“To Shape a Dragon’s Breath” Review

The cover is dark red with the face of a dragon in the middle with spikes of hair on top and along its nose. There are red flowers on either side of the dragon's head. The title is written out down the cover one word on each line with the author's name at the bottom.Written by Moniquill Blackgoose
Published by Del Rey, May 2023
528 pages
Completed August 1, 2023

The remote island of Masquapaug has not seen a dragon in many generations—until fifteen-year-old Anequs finds a dragon’s egg and bonds with its hatchling. Her people are delighted, for all remember the tales of the days when dragons lived among them and danced away the storms of autumn, enabling the people to thrive. To them, Anequs is revered as Nampeshiweisit—a person in a unique relationship with a dragon.

Unfortunately for Anequs, the Anglish conquerors of her land have different opinions. They have a very specific idea on how a dragon should be raised—and who should be doing the raising—and Anequs does not meet any of their requirements. Only with great reluctance do they allow Anequs to enroll in a proper Anglish dragon school on the mainland. If she cannot succeed there, then her dragon will be killed.

For a girl with no formal schooling, a non-Anglish upbringing, and a very different understanding of the history of her land challenges abound—both socially and academically. But Anequs is smart and determined, and resolved to learn what she needs to help her dragon, even if it means teaching herself. The one thing she refuses to do, however, is become the meek Anglish miss that everyone expects.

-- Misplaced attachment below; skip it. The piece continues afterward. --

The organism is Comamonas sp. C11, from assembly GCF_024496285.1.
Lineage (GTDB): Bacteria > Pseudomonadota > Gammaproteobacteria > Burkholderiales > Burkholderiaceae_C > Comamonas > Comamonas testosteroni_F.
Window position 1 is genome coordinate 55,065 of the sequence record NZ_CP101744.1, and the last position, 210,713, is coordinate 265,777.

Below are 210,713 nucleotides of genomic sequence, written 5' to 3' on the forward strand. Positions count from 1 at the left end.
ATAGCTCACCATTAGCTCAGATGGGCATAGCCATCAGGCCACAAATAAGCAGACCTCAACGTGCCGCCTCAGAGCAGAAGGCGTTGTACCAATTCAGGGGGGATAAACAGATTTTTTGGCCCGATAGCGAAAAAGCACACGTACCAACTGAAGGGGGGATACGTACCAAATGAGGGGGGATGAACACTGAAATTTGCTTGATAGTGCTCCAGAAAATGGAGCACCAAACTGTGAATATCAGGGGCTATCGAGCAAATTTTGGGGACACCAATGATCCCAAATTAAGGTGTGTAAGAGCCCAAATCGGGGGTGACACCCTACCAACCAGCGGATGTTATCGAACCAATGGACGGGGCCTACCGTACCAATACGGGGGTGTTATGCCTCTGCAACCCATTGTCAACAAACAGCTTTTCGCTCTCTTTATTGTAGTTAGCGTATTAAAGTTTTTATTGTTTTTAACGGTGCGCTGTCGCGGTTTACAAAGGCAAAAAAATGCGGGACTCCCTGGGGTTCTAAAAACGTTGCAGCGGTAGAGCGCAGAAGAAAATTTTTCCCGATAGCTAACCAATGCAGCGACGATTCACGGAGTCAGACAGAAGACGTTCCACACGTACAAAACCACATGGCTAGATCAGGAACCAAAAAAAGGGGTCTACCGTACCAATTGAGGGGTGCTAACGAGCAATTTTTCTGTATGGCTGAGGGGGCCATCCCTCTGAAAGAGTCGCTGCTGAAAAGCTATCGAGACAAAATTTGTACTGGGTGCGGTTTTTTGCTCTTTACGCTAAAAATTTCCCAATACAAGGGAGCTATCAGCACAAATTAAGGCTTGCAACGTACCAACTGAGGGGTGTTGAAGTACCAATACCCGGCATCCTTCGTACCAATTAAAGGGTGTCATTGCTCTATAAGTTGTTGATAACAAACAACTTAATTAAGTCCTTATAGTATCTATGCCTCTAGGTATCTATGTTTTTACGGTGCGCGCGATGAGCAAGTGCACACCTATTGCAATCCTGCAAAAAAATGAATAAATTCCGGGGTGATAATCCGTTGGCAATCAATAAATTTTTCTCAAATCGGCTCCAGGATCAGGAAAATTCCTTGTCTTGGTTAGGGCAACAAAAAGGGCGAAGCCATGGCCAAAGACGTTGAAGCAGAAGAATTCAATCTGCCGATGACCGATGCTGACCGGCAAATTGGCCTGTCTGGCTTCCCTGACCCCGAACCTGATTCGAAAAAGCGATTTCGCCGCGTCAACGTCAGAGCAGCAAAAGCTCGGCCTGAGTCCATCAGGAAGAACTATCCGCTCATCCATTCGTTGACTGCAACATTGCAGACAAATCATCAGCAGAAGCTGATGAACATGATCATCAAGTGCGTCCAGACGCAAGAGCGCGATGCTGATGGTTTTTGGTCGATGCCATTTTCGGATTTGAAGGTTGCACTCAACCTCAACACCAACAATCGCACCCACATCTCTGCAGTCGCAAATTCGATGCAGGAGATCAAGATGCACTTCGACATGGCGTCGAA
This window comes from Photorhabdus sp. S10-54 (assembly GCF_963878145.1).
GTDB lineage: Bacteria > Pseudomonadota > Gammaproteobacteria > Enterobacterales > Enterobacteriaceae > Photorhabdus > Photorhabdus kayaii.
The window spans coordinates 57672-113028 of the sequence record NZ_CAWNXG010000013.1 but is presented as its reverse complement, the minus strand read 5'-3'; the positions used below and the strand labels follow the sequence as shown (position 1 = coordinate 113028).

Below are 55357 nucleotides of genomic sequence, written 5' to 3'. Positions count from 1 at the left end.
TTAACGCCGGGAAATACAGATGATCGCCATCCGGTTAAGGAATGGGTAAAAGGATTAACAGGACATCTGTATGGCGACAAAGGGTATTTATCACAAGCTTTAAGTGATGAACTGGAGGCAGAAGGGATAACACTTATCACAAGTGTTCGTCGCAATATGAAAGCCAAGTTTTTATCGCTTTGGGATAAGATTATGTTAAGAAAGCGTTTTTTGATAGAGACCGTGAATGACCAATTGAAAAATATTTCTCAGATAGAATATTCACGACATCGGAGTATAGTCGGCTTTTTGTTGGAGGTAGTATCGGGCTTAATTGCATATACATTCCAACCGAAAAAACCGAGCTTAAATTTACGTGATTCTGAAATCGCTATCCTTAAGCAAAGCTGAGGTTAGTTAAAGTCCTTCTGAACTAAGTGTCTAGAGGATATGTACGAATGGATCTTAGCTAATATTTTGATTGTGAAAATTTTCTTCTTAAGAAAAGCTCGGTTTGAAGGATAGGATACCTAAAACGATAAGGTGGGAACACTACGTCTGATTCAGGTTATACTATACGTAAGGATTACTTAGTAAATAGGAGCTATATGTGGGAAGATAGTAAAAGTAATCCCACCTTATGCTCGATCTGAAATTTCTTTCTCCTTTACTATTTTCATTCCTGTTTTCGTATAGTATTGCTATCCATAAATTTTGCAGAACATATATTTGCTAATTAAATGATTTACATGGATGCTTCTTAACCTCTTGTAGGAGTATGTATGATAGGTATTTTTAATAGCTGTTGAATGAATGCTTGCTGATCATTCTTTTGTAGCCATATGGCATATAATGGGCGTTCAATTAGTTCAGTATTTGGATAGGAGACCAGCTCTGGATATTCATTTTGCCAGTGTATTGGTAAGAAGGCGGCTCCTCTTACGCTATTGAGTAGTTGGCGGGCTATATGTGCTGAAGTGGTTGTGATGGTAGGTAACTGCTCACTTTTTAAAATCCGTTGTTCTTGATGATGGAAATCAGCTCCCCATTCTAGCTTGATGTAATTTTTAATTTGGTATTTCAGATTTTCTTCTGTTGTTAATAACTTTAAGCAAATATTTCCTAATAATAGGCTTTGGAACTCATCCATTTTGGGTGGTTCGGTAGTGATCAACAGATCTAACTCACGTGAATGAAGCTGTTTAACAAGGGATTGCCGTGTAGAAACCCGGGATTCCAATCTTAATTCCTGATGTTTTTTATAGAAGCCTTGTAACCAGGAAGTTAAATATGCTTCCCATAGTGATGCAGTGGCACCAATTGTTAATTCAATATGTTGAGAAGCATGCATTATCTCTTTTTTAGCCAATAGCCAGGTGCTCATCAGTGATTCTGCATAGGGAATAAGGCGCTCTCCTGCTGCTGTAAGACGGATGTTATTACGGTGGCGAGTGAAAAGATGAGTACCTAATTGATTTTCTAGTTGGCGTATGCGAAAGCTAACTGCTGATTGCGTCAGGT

Anequs and her dragon may be coming of age, but they’re also coming to power, and that brings an important realization: the world needs changing—and they might just be the ones to do it.

This was a great book and I’m looking forward to the next one as this is meant to be the first book in a series. The ending of the book works so that it could be a stand alone, but there’s definitely more of the story to be told. The setting is an alternate history version of Earth but still with colonizers and indigenous populations that are dealing with the aftermath of being colonized, and dragons! The characters were great to read about – the central conflict between Anegus and the teachers was well done. I also enjoyed seeing the difference between Anequs who knows exactly who she is and where she belongs and another indigenous character who grew up among the colonizers never knowing the truth about his people. There is a third character in the book who is meant to be autistic, though never outright stated given the time and place, who is awesome. He ends up being friends with Anequs and makes for a very interesting character with his own conflicts to deal with. There are some parts that got a little slow to get and perhaps some other things could have been explained better but I enjoyed it regardless.

I would highly recommend reading this interview with Moniquill Blackgoose for more context to the setting for the story and the characters. There are no spoilers for the book in this interview besides setting and information about Anequs and the dragons:

An Indies Introduce Q&A with Moniquill Blackgoose